“When they are able, from reliable evidence, to prove some fact of physical science, we shall show that it is not contrary to our Scripture. But when they produce from any of their books a theory contrary to Scripture, and therefore contrary to the catholic faith, either we shall have some ability to demonstrate that it is absolutely false, or at least we ourselves will hold it so without any shadow of a doubt. And so we will cling to our Mediator, ‘in whom are hidden all the treasures of wisdom and knowledge,’ that we will not be led astray by the glib talk of false philosophy or frightened by the superstition of false religion.” Augustine, Literal Commentary on Genesis 1.21.41, trans. J. H. Taylor.↩︎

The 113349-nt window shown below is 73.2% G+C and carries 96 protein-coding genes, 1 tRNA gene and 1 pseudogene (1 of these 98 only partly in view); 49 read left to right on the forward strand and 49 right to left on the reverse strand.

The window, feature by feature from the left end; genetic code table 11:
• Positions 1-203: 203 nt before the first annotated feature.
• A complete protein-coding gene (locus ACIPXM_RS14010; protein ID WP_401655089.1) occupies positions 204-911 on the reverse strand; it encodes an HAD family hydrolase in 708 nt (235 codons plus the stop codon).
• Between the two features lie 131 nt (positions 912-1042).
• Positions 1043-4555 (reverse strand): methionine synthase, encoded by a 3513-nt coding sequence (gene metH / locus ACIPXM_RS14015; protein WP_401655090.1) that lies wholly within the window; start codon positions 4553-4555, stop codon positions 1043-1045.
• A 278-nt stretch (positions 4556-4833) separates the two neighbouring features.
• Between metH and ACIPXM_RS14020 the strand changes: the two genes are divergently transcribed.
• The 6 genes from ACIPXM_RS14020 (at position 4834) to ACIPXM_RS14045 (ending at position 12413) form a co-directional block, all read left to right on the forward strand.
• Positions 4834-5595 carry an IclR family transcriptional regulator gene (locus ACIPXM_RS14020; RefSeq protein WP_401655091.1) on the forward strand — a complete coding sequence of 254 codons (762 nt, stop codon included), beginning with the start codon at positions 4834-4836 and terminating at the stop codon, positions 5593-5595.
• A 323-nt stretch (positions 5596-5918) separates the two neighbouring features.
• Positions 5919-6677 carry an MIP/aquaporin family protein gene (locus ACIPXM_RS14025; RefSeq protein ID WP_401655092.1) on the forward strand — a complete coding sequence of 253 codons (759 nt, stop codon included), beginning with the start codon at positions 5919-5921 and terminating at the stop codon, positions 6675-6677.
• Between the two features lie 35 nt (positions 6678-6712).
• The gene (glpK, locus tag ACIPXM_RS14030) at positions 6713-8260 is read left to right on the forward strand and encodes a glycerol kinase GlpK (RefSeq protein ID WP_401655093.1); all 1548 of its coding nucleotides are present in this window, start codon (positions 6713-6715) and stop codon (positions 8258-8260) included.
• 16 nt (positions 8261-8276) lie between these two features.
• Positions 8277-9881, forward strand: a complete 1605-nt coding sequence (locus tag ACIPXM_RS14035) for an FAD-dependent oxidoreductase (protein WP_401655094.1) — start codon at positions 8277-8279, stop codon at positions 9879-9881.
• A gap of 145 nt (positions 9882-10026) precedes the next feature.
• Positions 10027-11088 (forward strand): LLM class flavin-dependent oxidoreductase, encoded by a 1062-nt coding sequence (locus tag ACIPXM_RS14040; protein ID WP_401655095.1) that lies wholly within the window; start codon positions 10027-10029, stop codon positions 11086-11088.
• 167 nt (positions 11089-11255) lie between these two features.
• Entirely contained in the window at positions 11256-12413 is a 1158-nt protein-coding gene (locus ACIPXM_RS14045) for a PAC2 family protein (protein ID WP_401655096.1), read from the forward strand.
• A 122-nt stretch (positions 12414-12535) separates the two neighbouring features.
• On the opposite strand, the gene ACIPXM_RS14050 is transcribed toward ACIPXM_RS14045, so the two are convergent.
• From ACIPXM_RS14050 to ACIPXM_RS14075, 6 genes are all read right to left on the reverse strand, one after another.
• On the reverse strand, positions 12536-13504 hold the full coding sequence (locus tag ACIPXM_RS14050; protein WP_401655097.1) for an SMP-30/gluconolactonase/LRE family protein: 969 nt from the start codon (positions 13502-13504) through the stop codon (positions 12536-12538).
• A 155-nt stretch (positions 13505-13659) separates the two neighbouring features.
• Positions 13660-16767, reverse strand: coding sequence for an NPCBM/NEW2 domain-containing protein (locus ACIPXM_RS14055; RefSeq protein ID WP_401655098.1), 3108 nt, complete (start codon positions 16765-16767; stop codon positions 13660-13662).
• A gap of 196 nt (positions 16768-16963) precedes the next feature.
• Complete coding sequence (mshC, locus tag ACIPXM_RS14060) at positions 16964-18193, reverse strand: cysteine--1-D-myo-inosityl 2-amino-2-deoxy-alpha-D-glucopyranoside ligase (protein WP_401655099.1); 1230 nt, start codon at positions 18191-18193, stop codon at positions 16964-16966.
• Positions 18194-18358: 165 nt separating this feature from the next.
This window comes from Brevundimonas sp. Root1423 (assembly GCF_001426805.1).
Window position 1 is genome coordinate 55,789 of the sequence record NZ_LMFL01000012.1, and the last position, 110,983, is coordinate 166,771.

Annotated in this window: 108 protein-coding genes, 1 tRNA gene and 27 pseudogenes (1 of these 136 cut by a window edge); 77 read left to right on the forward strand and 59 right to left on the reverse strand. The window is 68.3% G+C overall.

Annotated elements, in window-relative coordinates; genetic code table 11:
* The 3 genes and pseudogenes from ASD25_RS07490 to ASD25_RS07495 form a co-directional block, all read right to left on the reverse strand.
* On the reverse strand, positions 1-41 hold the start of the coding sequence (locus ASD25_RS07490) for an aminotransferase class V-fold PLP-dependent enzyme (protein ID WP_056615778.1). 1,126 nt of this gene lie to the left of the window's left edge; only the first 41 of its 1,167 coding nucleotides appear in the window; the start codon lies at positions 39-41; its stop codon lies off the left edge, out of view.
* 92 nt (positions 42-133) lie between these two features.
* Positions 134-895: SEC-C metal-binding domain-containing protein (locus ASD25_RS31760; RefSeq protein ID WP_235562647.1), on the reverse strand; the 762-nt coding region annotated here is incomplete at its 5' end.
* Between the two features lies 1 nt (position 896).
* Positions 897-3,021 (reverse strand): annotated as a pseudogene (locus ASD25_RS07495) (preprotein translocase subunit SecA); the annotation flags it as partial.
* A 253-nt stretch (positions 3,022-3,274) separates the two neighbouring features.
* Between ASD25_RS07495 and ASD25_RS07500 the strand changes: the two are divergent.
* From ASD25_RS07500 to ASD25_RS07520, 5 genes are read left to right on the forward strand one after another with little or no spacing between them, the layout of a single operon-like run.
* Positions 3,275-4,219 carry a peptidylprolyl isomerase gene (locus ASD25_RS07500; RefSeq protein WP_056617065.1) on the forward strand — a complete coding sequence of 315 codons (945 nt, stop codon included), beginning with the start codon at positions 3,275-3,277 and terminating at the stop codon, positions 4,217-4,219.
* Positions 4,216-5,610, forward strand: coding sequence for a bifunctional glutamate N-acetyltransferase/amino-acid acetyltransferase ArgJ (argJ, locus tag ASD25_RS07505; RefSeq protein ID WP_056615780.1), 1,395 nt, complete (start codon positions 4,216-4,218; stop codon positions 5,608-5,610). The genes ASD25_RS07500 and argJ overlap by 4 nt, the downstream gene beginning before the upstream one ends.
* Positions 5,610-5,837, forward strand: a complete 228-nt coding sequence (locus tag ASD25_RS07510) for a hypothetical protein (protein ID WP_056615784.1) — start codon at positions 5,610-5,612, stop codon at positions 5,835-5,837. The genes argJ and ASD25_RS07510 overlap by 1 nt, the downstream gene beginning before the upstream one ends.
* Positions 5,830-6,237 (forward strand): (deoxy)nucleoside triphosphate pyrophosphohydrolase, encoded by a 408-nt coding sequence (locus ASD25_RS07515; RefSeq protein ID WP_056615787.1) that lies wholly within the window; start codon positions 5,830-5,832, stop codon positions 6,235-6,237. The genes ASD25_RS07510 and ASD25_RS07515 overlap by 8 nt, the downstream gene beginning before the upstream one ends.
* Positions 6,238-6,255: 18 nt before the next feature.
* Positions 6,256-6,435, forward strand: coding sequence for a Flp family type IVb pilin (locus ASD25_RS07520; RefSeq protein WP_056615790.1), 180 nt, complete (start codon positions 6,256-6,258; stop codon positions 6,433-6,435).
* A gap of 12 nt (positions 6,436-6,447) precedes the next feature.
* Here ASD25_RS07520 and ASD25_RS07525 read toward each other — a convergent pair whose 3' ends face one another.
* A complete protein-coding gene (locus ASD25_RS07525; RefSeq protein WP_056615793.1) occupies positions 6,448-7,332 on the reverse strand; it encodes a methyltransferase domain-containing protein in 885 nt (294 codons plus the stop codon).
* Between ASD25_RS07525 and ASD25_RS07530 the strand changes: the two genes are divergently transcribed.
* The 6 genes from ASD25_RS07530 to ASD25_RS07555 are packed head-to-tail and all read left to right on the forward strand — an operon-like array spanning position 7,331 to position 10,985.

Thus Augustine, on the question of the physical disposition of heaven: “But someone may ask: ‘Is not Scripture opposed to those who hold that heaven is spherical, when it says “who stretches out heaven like a skin”?’ Let it be opposed indeed if their statement is false. The truth is rather in what God reveals than in what groping men surmise. But if they are able to establish their doctrine with proofs that cannot be denied, we must show that this statement of Scripture about the skin is not opposed to the truth of their conclusions. . . . But if it is necessary, as it surely is, to interpret these two passages so that they are shown not to be contradictory but to be reconcilable, it is also necessary that both of these passages should not contradict the stories that may be supported by true evidence, by which heaven is said to be curved on all sides in the shape of a sphere, provide only that this is proved.” Literal Commentary on Genesis 2.9.↩︎